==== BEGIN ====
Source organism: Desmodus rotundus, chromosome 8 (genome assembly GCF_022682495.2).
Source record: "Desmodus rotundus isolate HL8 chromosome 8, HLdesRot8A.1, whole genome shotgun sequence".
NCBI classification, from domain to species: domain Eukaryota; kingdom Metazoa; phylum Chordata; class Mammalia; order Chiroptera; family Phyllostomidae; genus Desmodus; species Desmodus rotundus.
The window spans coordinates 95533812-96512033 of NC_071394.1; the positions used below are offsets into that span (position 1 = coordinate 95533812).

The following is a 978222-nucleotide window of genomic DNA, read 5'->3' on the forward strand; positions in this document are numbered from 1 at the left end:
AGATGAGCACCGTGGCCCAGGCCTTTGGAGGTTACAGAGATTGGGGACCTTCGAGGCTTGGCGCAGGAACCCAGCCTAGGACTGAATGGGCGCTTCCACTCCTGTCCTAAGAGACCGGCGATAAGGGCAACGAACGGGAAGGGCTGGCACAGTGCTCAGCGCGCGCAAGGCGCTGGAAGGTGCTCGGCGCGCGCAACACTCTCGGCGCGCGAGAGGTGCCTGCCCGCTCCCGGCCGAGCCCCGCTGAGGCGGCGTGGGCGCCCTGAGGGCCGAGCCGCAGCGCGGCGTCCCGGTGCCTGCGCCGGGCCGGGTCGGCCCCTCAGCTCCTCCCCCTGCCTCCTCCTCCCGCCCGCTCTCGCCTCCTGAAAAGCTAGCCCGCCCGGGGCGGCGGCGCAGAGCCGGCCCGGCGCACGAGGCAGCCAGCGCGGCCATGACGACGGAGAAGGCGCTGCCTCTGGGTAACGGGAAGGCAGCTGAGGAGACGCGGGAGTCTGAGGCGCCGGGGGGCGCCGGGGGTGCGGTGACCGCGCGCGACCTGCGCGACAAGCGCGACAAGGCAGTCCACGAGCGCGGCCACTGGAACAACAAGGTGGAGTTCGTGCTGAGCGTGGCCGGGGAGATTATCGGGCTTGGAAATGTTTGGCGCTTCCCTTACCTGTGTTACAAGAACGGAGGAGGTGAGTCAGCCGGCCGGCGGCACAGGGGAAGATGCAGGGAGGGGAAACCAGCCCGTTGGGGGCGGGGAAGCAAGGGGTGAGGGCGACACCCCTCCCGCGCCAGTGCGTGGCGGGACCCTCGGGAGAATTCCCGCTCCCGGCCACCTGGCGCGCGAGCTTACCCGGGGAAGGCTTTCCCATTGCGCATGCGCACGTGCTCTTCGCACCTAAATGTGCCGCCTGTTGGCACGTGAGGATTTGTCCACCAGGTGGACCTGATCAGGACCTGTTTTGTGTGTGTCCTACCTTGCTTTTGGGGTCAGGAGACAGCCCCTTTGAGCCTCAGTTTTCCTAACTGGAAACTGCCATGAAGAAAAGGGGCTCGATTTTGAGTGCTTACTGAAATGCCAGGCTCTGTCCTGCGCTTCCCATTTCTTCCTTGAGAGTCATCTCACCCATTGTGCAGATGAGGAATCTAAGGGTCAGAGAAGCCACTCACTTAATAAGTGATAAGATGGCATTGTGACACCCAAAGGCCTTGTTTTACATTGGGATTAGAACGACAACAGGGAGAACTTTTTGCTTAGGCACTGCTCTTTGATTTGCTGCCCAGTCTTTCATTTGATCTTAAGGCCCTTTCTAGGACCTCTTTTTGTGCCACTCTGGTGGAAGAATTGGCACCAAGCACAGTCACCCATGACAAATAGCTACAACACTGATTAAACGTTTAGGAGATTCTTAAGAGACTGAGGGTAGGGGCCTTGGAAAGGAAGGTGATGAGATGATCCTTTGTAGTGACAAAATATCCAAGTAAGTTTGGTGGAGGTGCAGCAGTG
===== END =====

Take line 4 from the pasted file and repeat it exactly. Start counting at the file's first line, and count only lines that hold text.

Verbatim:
The window spans coordinates 95533812-96512033 of NC_071394.1; the positions used below are offsets into that span (position 1 = coordinate 95533812).